Personal Insurance Fairfiel NJ, Vehicle Maintenance, Fall Vehicle Maintenance, Check Vehicle Fluids, Inspect Vehicle Tires

The seasons are beginning to change and before we know it, cold weather will be here! The seasonal changes affect your vehicle in many different ways. Regular vehicle maintenance along with seasonal-specific car care tasks will help your vehicle last throughout the changes.

Check Fluids: This is the most important car care routine. The fluids lubricate, cool, and perform other vital functions to keep your car running. Check all fluids under the hood including: engine oil, coolant, brake fluid, transmission fluid, and power steering fluid.

Inspect Tires: Tires affect the braking ability, handling performance, and overall safety of your vehicle – needless to say they are important! Measure the tread depth at the outer tread, center tread, and inner tread. If the any of the tread depths reading is 2/32” or less, the tires are a safety hazard and need replaced immediately! You should also check the tire pressure. Ensure the tires are inflated to the specification listed on the placard inside the door jamb.

Check Lights, Blades, and Brakes: Long summer days will be coming to an end soon. Since nighttime comes earlier in the fall, you’re more than likely going to be driving in the dark. Ensure all lights are in proper working order. Snow can fall at any time during the fall and winter months. You will want to ensure your wiper blades and windshield washer are ready for these conditions. We don’t have to remind you the importance of your car’s breaks. Before the snow starts to fall is the perfect time to take a peek at your breaks to ensure they are good to go!

Check Heater: You will want a warm car during the crisp fall mornings and in the winter. Now is a good time to check the heater to see if it is blowing hot air. If it’s blowing cold air, there may be an underlying issue within the cooling system.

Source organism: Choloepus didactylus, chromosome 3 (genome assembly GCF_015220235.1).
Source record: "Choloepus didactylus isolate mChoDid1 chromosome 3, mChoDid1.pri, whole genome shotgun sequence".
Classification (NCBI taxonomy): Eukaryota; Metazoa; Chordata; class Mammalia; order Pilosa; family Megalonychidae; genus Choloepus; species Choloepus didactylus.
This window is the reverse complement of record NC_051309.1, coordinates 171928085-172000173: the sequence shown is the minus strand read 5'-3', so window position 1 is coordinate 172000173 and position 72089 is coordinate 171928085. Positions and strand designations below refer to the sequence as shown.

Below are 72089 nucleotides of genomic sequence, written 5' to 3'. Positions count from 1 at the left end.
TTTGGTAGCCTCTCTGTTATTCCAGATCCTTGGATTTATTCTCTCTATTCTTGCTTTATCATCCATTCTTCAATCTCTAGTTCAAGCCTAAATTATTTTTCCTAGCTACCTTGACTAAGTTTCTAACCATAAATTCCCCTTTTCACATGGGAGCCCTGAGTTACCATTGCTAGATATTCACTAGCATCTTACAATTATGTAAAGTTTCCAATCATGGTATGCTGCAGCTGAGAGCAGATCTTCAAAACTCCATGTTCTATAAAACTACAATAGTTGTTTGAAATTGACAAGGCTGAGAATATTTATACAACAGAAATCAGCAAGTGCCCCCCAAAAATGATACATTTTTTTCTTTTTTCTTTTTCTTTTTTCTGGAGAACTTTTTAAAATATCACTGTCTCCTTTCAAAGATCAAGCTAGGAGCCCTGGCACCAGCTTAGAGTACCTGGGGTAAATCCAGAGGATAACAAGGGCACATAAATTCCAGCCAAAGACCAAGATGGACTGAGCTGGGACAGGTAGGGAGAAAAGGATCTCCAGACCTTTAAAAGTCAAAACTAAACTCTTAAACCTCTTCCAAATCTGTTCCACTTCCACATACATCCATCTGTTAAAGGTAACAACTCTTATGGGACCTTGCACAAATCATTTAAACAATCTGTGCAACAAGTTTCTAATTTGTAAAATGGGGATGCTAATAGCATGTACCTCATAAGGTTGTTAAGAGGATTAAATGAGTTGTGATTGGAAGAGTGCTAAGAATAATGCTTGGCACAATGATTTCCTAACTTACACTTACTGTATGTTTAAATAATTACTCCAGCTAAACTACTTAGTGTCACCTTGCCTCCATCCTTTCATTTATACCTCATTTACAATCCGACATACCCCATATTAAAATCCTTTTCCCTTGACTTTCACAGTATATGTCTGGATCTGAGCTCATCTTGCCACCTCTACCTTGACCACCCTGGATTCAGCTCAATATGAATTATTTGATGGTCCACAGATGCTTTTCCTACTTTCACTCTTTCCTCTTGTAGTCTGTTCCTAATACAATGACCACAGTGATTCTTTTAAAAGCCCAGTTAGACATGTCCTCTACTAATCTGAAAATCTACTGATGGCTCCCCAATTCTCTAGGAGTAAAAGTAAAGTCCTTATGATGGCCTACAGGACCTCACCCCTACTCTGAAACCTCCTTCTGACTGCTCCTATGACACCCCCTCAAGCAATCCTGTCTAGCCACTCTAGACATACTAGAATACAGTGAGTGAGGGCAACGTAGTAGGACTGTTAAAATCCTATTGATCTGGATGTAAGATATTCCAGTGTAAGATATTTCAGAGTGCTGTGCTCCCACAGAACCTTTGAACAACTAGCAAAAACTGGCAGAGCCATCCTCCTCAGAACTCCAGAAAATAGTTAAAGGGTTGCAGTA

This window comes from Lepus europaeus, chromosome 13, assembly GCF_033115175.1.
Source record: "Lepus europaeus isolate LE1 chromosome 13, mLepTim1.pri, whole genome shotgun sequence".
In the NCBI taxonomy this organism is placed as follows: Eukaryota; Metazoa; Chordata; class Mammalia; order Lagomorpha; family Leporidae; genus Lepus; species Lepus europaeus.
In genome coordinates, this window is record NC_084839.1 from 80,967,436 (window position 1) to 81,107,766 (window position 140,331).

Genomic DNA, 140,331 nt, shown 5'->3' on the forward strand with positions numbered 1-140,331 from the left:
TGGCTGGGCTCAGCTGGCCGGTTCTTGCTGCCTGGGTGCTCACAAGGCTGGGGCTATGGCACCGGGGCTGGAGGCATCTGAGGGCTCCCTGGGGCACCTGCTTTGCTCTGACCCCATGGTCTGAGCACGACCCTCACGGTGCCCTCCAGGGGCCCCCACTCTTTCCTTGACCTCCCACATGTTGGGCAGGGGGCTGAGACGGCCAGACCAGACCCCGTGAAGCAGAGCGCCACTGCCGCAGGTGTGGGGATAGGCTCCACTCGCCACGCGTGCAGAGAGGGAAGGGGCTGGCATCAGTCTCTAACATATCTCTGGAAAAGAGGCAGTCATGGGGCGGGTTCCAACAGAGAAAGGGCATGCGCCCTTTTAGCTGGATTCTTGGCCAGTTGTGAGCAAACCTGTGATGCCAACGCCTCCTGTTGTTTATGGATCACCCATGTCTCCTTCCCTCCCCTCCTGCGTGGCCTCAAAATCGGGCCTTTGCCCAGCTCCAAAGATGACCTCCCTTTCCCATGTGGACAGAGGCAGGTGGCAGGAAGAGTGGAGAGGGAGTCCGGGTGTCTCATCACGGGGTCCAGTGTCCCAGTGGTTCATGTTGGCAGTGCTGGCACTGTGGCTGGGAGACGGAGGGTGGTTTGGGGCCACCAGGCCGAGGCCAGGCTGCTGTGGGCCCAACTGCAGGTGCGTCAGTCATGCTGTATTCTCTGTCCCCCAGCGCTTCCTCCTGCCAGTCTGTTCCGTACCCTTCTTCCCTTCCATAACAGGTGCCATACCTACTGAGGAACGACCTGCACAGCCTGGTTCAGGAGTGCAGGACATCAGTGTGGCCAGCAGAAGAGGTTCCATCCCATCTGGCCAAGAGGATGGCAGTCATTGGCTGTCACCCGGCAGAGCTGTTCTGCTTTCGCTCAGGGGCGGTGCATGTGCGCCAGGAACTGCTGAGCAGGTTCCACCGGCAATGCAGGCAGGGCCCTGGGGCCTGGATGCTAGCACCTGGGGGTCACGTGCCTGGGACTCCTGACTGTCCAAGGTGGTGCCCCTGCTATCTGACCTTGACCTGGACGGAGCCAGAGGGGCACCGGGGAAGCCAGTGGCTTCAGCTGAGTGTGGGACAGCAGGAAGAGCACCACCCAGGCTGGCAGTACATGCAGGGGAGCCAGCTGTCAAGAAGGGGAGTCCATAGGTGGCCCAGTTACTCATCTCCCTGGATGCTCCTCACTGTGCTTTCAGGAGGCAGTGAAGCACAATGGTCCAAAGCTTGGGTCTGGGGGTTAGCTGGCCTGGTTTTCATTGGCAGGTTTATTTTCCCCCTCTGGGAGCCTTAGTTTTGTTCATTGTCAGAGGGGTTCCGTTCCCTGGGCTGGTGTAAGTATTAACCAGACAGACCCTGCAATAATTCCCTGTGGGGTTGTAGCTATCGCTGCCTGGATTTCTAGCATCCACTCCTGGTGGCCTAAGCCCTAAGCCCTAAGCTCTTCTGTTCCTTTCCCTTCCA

Emergency Kit: You never know when you are going to break down on the side of the road or get stuck in traffic during the snowy weather. Having an emergency kit in your car is a great idea to keep you and your passengers safe and warm. Emergency kits should include: extra hats and gloves, blankets, a flash light and batteries, jumper cables, a multipurpose utility tool, and a first aid kit.

As we say “goodbye” to summer and “hello” to fall and winter A.C. Marmo & Sons, Inc. wants to ensure you are safe on the road. While you are making your way through your fall vehicle checklist, give us a call at 973-340-9100 or visit us online at to review your auto insurance policy. Stay safe, stay warm, and be prepared for anything!



Summer is the season for sunscreen! When the sun is out, everyone should be protecting their skin. The Skin Cancer Foundation has found that children who have gotten severe sunburns have higher chances of developing Melanoma. Melanoma is a type of skin cancer that occurs in about 200,000 people per year in the United States. The Skin Cancer Foundation recommends applying sunscreen with an SPF of at least 30. Sunscreen that protects against both UVA and UVB rays is the best.